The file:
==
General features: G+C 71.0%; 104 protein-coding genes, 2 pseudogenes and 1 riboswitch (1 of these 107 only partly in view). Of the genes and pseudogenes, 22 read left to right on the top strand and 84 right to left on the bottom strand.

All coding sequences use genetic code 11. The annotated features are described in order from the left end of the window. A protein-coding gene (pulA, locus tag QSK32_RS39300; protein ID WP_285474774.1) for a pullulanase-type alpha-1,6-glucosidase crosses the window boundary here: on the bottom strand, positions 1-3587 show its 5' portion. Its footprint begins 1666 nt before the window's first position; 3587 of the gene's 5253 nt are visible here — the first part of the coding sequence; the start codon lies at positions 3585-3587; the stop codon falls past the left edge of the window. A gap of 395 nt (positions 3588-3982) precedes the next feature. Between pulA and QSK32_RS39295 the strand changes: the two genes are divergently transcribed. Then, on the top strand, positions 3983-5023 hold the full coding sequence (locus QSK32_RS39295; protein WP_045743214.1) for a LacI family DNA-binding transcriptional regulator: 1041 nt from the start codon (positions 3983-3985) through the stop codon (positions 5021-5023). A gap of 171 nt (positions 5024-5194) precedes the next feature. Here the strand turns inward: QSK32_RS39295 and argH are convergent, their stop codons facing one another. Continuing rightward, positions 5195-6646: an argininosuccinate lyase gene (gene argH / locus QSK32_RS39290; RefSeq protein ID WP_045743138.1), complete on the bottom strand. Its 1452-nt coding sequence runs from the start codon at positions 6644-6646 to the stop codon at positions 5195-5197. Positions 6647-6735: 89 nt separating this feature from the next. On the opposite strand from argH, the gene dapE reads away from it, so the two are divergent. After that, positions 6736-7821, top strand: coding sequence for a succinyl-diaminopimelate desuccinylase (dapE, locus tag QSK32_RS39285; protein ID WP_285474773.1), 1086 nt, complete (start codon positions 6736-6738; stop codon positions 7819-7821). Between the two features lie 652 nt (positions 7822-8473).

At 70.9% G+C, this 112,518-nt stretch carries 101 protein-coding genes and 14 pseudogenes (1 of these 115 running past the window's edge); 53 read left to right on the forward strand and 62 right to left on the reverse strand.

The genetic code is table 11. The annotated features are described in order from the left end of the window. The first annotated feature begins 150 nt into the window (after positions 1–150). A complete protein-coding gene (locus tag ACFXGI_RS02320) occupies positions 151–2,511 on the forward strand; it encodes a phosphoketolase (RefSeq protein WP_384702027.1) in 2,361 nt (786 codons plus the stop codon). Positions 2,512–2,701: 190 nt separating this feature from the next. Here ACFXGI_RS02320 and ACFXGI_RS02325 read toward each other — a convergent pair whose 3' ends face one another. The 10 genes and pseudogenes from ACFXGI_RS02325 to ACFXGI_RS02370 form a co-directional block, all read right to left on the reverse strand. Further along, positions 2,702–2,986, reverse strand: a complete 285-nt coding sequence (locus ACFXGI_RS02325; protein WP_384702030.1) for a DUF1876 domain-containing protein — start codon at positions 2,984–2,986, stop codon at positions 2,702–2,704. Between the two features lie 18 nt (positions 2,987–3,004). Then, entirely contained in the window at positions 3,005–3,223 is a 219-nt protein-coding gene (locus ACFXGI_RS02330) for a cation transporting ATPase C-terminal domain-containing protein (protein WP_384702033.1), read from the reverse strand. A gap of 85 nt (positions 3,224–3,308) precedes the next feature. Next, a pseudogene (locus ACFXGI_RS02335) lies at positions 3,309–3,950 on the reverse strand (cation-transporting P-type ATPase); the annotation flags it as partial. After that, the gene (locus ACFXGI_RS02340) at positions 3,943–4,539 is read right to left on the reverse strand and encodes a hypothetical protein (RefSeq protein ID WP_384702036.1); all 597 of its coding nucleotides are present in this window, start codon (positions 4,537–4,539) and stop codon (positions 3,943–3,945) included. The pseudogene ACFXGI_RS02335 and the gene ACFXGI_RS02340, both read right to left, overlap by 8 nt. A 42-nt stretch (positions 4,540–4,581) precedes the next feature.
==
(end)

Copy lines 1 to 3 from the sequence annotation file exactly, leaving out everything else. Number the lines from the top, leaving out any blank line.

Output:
General features: G+C 71.0%; 104 protein-coding genes, 2 pseudogenes and 1 riboswitch (1 of these 107 only partly in view). Of the genes and pseudogenes, 22 read left to right on the top strand and 84 right to left on the bottom strand.

All coding sequences use genetic code 11. The annotated features are described in order from the left end of the window. A protein-coding gene (pulA, locus tag QSK32_RS39300; protein ID WP_285474774.1) for a pullulanase-type alpha-1,6-glucosidase crosses the window boundary here: on the bottom strand, positions 1-3587 show its 5' portion. Its footprint begins 1666 nt before the window's first position; 3587 of the gene's 5253 nt are visible here — the first part of the coding sequence; the start codon lies at positions 3585-3587; the stop codon falls past the left edge of the window. A gap of 395 nt (positions 3588-3982) precedes the next feature. Between pulA and QSK32_RS39295 the strand changes: the two genes are divergently transcribed. Then, on the top strand, positions 3983-5023 hold the full coding sequence (locus QSK32_RS39295; protein WP_045743214.1) for a LacI family DNA-binding transcriptional regulator: 1041 nt from the start codon (positions 3983-3985) through the stop codon (positions 5021-5023). A gap of 171 nt (positions 5024-5194) precedes the next feature. Here the strand turns inward: QSK32_RS39295 and argH are convergent, their stop codons facing one another. Continuing rightward, positions 5195-6646: an argininosuccinate lyase gene (gene argH / locus QSK32_RS39290; RefSeq protein ID WP_045743138.1), complete on the bottom strand. Its 1452-nt coding sequence runs from the start codon at positions 6644-6646 to the stop codon at positions 5195-5197. Positions 6647-6735: 89 nt separating this feature from the next. On the opposite strand from argH, the gene dapE reads away from it, so the two are divergent. After that, positions 6736-7821, top strand: coding sequence for a succinyl-diaminopimelate desuccinylase (dapE, locus tag QSK32_RS39285; protein ID WP_285474773.1), 1086 nt, complete (start codon positions 6736-6738; stop codon positions 7819-7821). Between the two features lie 652 nt (positions 7822-8473).

At 70.9% G+C, this 112,518-nt stretch carries 101 protein-coding genes and 14 pseudogenes (1 of these 115 running past the window's edge); 53 read left to right on the forward strand and 62 right to left on the reverse strand.